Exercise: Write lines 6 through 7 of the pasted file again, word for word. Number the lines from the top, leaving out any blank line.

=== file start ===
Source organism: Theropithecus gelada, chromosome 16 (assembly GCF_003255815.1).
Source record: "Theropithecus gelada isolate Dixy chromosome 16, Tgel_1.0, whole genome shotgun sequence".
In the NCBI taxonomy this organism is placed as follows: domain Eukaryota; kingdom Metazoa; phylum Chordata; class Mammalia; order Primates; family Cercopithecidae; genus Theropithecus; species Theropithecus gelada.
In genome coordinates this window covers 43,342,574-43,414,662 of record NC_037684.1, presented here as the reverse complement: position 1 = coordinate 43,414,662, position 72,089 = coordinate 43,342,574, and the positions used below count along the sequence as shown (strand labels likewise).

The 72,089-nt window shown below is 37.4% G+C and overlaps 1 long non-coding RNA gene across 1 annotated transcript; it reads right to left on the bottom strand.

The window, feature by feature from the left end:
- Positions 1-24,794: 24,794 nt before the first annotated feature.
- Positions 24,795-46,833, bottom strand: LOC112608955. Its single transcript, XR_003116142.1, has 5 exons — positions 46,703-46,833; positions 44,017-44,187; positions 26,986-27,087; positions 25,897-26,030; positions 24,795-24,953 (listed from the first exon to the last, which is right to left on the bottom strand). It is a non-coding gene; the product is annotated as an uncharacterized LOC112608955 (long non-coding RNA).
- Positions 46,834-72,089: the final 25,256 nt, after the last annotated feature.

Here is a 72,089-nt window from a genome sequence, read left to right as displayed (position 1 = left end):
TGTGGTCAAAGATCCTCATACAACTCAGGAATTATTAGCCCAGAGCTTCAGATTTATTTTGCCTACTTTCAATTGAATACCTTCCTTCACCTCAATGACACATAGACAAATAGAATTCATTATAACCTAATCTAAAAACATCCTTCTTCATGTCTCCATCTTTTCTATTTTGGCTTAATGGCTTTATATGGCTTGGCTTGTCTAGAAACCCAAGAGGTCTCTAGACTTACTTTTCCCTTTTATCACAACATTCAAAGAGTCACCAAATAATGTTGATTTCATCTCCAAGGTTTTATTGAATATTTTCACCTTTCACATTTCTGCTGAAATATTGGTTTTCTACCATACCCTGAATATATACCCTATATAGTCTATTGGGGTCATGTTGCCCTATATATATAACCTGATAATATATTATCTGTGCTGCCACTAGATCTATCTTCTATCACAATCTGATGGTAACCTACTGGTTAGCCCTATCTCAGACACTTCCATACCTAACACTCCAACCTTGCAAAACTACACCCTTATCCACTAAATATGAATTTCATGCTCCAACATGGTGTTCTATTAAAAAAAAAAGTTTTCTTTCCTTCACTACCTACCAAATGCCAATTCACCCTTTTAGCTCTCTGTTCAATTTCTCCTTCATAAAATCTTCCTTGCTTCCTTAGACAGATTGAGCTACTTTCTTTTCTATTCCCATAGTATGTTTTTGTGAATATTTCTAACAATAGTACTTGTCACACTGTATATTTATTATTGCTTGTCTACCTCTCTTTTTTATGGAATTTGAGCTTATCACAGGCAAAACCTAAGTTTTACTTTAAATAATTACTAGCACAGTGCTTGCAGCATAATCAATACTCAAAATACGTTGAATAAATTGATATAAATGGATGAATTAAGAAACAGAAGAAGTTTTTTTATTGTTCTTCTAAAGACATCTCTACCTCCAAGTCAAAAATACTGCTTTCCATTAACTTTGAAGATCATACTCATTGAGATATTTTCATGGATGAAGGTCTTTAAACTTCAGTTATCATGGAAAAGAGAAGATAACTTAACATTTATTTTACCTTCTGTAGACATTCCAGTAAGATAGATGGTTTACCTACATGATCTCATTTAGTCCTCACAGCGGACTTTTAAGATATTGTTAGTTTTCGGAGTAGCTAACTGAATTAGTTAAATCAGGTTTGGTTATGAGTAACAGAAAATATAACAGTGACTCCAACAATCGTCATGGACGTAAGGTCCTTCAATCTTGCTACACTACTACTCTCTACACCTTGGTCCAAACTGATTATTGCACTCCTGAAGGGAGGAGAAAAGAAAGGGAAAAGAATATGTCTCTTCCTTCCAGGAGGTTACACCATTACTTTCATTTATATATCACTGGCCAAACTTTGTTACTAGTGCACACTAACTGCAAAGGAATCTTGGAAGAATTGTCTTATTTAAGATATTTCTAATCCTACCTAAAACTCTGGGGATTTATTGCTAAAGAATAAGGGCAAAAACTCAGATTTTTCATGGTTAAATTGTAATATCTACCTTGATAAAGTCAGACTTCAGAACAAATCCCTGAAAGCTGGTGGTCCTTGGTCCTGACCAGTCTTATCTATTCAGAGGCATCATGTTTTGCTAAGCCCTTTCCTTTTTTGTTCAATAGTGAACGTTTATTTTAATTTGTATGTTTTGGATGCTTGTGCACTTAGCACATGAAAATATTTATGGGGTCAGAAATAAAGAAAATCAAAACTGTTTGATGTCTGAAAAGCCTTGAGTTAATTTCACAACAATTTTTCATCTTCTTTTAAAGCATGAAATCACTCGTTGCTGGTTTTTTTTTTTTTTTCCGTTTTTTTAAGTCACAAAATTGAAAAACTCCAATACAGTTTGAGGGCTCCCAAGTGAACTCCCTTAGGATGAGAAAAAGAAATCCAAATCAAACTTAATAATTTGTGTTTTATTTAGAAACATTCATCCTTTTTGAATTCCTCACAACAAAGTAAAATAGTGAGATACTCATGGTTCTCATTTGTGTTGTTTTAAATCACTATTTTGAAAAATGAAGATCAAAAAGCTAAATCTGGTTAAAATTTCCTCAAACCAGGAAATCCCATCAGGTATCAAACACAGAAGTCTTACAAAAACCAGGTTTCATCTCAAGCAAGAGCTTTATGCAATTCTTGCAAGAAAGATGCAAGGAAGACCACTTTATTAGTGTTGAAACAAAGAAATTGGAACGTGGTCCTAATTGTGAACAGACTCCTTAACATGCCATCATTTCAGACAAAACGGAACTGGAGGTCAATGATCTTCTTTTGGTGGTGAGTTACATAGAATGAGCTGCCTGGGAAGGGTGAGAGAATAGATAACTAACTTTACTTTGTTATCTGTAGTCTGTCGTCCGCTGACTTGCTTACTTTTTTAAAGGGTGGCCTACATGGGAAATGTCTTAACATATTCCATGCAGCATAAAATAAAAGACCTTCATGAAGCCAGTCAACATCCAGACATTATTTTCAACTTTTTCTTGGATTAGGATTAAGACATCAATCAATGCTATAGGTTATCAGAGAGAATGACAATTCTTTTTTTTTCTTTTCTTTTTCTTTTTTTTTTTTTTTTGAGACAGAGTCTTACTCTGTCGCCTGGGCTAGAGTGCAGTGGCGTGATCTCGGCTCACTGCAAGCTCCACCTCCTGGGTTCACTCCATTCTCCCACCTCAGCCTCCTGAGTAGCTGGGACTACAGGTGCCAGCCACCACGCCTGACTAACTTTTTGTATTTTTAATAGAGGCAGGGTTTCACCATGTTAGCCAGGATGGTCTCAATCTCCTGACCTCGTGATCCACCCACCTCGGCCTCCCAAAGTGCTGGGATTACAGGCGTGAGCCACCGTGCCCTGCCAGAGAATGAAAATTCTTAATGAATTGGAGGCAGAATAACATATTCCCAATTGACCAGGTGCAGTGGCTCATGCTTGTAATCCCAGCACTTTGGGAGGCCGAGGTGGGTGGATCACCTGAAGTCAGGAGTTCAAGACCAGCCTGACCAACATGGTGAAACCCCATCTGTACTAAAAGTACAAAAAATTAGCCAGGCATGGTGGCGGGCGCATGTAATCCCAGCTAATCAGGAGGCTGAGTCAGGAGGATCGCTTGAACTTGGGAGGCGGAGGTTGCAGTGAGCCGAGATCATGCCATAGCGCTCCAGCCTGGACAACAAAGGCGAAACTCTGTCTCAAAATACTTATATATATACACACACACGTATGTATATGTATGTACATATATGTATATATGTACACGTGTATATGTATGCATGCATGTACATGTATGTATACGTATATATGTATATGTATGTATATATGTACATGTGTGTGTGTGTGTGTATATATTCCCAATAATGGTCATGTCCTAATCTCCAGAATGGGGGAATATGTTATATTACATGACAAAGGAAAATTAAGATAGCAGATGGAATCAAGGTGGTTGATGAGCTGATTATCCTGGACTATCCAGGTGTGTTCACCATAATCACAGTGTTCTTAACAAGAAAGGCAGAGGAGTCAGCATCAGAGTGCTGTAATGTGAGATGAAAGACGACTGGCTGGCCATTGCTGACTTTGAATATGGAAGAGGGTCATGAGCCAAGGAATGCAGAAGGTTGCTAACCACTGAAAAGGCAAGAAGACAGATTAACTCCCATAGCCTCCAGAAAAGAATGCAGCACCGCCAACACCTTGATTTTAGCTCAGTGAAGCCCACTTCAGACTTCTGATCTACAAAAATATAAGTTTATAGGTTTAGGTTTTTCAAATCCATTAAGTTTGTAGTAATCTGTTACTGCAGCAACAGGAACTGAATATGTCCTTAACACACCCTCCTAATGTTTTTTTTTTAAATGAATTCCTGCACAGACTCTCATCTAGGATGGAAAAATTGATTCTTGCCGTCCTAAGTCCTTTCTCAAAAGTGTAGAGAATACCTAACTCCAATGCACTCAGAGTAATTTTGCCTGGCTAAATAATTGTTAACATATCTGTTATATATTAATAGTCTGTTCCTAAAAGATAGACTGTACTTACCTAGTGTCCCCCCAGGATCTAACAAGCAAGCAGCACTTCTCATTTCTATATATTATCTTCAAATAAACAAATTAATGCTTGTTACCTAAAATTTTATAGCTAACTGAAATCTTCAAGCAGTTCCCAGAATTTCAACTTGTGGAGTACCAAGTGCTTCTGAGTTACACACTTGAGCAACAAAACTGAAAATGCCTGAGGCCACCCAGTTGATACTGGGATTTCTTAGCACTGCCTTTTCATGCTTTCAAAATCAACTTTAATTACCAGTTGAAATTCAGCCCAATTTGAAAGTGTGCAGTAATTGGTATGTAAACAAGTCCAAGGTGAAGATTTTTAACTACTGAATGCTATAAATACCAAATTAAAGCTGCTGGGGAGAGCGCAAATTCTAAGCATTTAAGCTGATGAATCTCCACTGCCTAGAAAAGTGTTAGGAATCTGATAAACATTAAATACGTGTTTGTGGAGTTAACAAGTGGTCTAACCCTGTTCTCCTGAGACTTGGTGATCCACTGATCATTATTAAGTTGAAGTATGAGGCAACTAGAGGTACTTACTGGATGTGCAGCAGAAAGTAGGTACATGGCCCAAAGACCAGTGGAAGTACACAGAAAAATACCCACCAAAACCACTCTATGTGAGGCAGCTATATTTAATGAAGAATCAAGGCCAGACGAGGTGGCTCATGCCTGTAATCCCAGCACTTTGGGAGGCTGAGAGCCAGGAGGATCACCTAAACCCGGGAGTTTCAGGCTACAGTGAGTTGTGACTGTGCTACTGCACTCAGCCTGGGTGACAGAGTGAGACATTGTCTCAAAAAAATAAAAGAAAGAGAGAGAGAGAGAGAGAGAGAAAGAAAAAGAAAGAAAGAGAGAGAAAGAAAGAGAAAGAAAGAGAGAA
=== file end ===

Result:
The window, feature by feature from the left end:
- Positions 1-24,794: 24,794 nt before the first annotated feature.